Billy Joel – Piano Man

 

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3: Sting – Shape Of My Heart (1993)

The solo starts at 2:20. Wow! So emotional, so much talent here. This beautiful song from the soundtrack of the movie “Leon” is played on a chromatic harmonica (the harmonica with the button on the side as you can see in the video) and solely on single notes. Towards the end of the solo, you can see a perfect example of combining parts the song’s melody line into the solo itself. Take note of the other riffs and fills that the harmonica player is using between the lyrical lines towards the end of the song.

On the recorded version there is a slightly different version of this solo that’s also just as good. Btw, there’s a great acoustic version of Sting playing this one on one with his guitarist – see it here.

2: Neil Young – Heart Of Gold (1972)

The solo is at the beginning and after each chorus. Here we hear the perfect folky harmonica vibes that this instrument is so well known for, and another one of the most recognized solos of all times, together with Piano Man. The video below is epic, how Young calls Heart Of Gold “this new song”, and looks for the right harmonica in his pockets. He does have some screw-ups in the performance and the harmonica in the album version sounds way more polished but the video is still great.

It’s performed on a G harmonica and can be reproduced pretty easily using only your ears. The tricky part is nailing it simultanously with the guitar part when playing both because the rhythms are a bit different… Brilliant song.

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Another great harmonica classic you can check out from Neil Young is “My My, Hey Hey“.

Neil Young – Heart Of Gold

1: Blues Traveler – Hook (1994)

Gorgeous. Virtuoso. Flawless technique. Fast. WOW! This amazing solo starts at 2:30 and lasts almost for 40 seconds so enjoy it while you can. Also, Hook is such a wonderful song that not enough people know. More of a “90’s rock” than classic rock but after you will hear the solo you will understand why the exception is made here.

Blues Traveler is an American rock band formed in New Jersey and they have a lot of other great songs with harmonica in them. Their 2nd best known hit after Hook is Run-Around.

 

Hope you enjoyed. Do you know of other epic harmonica solos? Share with us in the comments! Thank you for reading.
*Originally posted in February ’15.

15 comments for “Harmonica Solos – the Top 10 Enriching Solos in Classic Rock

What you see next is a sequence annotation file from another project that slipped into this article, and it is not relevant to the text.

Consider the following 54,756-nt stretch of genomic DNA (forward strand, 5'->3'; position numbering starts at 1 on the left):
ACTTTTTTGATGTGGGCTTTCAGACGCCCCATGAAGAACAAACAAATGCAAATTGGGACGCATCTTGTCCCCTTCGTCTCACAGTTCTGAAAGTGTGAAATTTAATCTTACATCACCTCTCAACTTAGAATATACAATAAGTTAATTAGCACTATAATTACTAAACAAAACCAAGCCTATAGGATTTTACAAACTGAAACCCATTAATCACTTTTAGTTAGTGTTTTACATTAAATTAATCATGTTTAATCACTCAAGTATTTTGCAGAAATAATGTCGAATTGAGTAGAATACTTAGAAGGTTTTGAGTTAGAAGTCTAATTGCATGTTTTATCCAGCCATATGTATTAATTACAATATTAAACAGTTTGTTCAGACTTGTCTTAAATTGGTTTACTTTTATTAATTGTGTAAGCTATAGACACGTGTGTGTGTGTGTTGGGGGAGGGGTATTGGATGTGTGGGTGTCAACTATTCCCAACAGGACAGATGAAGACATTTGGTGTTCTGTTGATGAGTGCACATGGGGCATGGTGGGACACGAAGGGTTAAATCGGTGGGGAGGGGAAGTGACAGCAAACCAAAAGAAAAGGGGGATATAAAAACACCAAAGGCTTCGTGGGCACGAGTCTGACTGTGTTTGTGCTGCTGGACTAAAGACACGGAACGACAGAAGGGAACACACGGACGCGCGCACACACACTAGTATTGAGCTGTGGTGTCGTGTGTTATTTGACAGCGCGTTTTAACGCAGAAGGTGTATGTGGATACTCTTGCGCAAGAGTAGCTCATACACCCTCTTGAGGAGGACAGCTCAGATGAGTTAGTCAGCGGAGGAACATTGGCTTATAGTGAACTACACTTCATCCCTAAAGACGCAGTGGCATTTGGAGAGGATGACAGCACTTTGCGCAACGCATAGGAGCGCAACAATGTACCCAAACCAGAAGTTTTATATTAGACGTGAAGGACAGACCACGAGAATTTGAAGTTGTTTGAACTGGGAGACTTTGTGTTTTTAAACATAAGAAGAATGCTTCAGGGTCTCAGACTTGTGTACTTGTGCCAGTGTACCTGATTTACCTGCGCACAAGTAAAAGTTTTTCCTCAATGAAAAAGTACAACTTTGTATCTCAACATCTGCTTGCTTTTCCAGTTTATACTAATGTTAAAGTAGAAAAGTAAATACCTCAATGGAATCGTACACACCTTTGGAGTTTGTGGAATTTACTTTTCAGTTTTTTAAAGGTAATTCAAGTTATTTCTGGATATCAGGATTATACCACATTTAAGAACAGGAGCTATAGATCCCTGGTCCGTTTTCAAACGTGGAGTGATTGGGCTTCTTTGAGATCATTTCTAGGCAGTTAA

1. mongrel
    August 27, 2016 at 12:48 AM

    There’s 1 with a true solo : Thunder ,A better man :solo at beginning & after verse & chorus
    also but not a true solo : Toots Thiemann theme from midnight cowboy but its a harmonica instrumental ?

    • Alon
      August 27, 2016 at 11:07 AM

      Wow man, thanks for the comment because I never knew about Thunder or this specific song, and the harmonica there IS gorgeous.
      Peace.

      Here’s the link for everybody else:
      https://www.youtube.com/watch?v=iZihvAg6F4I

  2. Gary Mottola
    June 20, 2016 at 10:48 PM

    Listen to. Gary Mottola.. Go to James Crouch..Green Onion

  3. katalin boczko
    April 11, 2016 at 2:55 AM

    OMG where is Robert Plant? he is an awesome harmonica player…Bring It On Home, Nobody’s Fault But Mine

    • Alon
      April 12, 2016 at 12:33 PM

      And When The Levee Breakes too… You’re right, he’s defiantly an outstanding harp player, more people should know his Led Zeppelin songs with the harmonica.

      Check him out:
      https://www.youtube.com/watch?v=WbrjRKB586s

  4. Jivan Bansi
    March 8, 2016 at 4:46 AM

    Aerosmith,” One Way Street ” live. Mr. Tyler is smokin’ hot hot Hot.

  5. Eddie
    February 3, 2016 at 11:43 AM

    It seems like everyone hasn’t heard the song ‘Take The Long Way Home’ and Especially ‘School’ by SuperTramp?

    • Eddie
      February 3, 2016 at 11:46 AM

      They have rockin features of the Harmonica that give me chills down my spine and it makes me want to learn harmonica not just appreciate the instrument.

      • Alon
        February 6, 2016 at 2:09 PM

        I haven’t up until now, great harmonica! Thanks Eddie. I found a great performance of school featuring also a beautiful soprano sax and a 12 string guitar – if you’re interested, this is the link: https://www.youtube.com/watch?v=9gkbsOywVxU

  6. Bill Adams
    December 15, 2015 at 8:06 AM

    Train, Train by Blackfoot has a classic acoustic intro on G harp, followed be a short solo 8 seconds into the main song, and a longer one that really tears it, all done amplified (Chicago blues style). A fine example of using blues harp to add to some great southern rock and roll.

  7. jack
    September 9, 2015 at 5:23 PM

    Bob dylans harmonica solo in the sound of silence when he performed with paul simon was by far the most emotional harmonica solos ive heard

  8. Dan
    August 29, 2015 at 1:19 AM

    Where is Paul Butterfied? Born in Chicago?

  9. Whammer Jammer
    April 11, 2015 at 3:59 PM

    That was interesting, thanks. You can see it’s written mostly from a guitar and harmonica perspective because Blues does have some much crazier solos.

    Alanis Morisette has some great (yet pretty simple) harmonica solos in some of her songs. I really like the one in the acoustic version of head over feet.